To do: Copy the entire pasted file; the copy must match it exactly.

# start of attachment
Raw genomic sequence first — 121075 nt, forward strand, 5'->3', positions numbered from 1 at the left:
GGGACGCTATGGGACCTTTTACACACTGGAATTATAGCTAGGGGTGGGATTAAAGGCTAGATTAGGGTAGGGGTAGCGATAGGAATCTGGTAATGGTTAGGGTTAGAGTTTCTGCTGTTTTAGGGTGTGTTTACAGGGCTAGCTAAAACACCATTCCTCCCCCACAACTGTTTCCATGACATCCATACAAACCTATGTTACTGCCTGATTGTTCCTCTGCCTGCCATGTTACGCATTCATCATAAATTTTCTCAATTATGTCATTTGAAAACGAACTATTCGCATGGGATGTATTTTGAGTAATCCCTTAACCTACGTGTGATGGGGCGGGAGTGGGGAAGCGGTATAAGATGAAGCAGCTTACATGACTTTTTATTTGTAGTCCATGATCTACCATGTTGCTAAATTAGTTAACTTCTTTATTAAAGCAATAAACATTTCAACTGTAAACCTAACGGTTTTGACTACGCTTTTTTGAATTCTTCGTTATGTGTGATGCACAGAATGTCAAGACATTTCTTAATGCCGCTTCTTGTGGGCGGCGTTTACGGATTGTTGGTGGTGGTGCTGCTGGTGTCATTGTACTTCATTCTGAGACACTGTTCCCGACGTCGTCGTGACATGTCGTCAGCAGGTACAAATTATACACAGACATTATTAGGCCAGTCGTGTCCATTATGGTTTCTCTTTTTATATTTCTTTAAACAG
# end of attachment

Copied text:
Raw genomic sequence first — 121075 nt, forward strand, 5'->3', positions numbered from 1 at the left:
GGGACGCTATGGGACCTTTTACACACTGGAATTATAGCTAGGGGTGGGATTAAAGGCTAGATTAGGGTAGGGGTAGCGATAGGAATCTGGTAATGGTTAGGGTTAGAGTTTCTGCTGTTTTAGGGTGTGTTTACAGGGCTAGCTAAAACACCATTCCTCCCCCACAACTGTTTCCATGACATCCATACAAACCTATGTTACTGCCTGATTGTTCCTCTGCCTGCCATGTTACGCATTCATCATAAATTTTCTCAATTATGTCATTTGAAAACGAACTATTCGCATGGGATGTATTTTGAGTAATCCCTTAACCTACGTGTGATGGGGCGGGAGTGGGGAAGCGGTATAAGATGAAGCAGCTTACATGACTTTTTATTTGTAGTCCATGATCTACCATGTTGCTAAATTAGTTAACTTCTTTATTAAAGCAATAAACATTTCAACTGTAAACCTAACGGTTTTGACTACGCTTTTTTGAATTCTTCGTTATGTGTGATGCACAGAATGTCAAGACATTTCTTAATGCCGCTTCTTGTGGGCGGCGTTTACGGATTGTTGGTGGTGGTGCTGCTGGTGTCATTGTACTTCATTCTGAGACACTGTTCCCGACGTCGTCGTGACATGTCGTCAGCAGGTACAAATTATACACAGACATTATTAGGCCAGTCGTGTCCATTATGGTTTCTCTTTTTATATTTCTTTAAACAG